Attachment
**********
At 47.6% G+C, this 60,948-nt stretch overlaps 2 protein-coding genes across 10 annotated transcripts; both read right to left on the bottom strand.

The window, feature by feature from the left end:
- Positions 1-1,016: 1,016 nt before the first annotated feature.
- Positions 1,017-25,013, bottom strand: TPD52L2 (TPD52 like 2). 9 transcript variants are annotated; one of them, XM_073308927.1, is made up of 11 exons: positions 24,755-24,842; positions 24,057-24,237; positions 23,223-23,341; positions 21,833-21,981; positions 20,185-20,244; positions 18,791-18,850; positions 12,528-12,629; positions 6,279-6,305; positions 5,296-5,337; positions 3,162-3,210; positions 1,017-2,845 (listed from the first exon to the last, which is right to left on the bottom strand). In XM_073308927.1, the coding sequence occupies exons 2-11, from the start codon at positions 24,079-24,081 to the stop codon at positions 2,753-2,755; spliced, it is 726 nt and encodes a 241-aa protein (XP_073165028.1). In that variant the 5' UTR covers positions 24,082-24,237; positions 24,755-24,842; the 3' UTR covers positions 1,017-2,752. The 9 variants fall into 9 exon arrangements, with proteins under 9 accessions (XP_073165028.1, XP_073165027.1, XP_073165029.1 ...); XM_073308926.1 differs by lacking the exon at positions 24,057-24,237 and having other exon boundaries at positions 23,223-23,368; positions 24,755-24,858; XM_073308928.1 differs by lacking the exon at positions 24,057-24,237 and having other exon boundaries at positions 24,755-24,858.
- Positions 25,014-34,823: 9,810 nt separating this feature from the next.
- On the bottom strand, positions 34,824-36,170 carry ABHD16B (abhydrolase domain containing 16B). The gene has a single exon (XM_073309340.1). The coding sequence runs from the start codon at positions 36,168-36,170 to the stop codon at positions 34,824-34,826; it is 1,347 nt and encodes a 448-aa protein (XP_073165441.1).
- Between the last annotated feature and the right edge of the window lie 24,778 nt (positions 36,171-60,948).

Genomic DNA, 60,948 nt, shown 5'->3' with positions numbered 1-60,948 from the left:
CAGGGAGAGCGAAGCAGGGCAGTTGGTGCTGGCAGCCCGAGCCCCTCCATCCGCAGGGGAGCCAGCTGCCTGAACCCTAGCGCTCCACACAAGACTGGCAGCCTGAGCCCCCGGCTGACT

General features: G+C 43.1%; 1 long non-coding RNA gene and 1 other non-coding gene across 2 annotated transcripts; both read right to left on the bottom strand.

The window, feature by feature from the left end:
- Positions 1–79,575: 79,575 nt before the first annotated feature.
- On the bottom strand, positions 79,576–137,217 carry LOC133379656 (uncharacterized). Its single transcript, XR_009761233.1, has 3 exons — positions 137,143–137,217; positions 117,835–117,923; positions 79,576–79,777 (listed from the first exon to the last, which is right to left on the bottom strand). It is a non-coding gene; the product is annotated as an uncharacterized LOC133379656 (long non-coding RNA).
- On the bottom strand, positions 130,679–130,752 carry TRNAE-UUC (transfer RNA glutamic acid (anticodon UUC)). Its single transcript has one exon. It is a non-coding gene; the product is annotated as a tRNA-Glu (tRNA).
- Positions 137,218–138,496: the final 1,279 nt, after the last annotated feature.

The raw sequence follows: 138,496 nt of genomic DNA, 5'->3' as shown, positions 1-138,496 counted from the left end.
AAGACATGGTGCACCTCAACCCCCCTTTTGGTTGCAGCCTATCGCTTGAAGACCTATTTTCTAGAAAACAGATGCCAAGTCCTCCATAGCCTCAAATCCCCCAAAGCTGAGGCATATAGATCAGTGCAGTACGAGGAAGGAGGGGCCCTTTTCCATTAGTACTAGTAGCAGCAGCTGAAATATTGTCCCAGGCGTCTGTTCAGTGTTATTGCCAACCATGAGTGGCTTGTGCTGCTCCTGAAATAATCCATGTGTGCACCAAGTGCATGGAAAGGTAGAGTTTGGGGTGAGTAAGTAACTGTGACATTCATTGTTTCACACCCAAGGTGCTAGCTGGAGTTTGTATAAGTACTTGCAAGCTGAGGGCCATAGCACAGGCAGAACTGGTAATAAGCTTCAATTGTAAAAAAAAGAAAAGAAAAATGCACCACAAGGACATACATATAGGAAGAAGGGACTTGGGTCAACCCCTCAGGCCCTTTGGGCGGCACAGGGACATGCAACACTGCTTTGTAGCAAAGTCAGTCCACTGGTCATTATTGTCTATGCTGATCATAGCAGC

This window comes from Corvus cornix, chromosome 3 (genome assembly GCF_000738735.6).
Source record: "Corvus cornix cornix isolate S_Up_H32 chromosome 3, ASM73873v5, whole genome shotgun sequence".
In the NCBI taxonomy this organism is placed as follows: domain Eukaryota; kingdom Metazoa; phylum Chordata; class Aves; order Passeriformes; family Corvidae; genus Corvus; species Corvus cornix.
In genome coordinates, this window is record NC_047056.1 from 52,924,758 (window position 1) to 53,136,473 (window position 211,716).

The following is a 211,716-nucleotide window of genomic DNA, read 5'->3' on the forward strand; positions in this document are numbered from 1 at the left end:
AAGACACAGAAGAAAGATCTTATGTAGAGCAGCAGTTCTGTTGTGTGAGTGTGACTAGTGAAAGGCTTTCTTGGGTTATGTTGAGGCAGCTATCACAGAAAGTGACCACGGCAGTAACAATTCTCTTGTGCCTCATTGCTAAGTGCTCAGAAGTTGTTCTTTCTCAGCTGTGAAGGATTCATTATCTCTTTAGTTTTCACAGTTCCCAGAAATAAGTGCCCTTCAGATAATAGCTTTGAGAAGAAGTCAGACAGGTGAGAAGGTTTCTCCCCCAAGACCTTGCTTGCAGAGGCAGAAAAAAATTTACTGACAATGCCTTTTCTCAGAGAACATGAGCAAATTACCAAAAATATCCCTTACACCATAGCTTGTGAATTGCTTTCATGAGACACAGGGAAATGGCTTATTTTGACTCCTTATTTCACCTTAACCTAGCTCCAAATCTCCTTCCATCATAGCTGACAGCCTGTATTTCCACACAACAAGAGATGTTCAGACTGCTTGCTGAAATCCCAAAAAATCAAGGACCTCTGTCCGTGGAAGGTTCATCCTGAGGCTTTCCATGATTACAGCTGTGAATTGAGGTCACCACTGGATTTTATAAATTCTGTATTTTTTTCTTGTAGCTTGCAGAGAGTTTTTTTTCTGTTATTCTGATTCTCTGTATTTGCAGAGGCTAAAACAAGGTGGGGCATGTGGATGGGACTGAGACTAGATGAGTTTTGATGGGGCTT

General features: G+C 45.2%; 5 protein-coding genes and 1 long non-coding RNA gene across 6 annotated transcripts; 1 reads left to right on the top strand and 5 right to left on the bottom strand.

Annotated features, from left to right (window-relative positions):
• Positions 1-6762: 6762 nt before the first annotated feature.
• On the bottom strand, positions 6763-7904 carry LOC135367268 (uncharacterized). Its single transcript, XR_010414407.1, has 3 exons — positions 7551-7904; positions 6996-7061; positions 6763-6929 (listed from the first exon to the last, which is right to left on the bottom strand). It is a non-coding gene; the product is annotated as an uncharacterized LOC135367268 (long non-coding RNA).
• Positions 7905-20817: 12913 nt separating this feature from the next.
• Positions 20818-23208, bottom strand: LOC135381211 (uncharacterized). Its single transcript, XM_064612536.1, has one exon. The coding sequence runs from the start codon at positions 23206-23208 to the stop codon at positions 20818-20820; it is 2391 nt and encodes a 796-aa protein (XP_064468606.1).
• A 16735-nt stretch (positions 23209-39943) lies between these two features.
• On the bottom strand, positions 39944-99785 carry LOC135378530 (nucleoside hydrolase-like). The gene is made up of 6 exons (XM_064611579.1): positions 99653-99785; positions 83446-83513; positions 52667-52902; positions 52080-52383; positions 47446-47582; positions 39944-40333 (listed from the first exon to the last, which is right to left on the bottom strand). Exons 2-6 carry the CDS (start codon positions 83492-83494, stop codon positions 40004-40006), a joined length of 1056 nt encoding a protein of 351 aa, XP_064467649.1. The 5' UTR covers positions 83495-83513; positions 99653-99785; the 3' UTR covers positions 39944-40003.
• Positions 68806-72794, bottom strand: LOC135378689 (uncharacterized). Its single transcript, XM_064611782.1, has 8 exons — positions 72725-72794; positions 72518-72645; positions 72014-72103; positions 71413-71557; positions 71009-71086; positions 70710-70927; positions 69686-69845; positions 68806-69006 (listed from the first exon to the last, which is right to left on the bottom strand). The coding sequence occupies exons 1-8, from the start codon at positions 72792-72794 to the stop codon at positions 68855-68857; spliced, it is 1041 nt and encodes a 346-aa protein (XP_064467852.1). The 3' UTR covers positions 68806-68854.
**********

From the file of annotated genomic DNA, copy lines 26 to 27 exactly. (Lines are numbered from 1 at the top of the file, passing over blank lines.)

• Positions 1-6762: 6762 nt before the first annotated feature.
• On the bottom strand, positions 6763-7904 carry LOC135367268 (uncharacterized). Its single transcript, XR_010414407.1, has 3 exons — positions 7551-7904; positions 6996-7061; positions 6763-6929 (listed from the first exon to the last, which is right to left on the bottom strand). It is a non-coding gene; the product is annotated as an uncharacterized LOC135367268 (long non-coding RNA).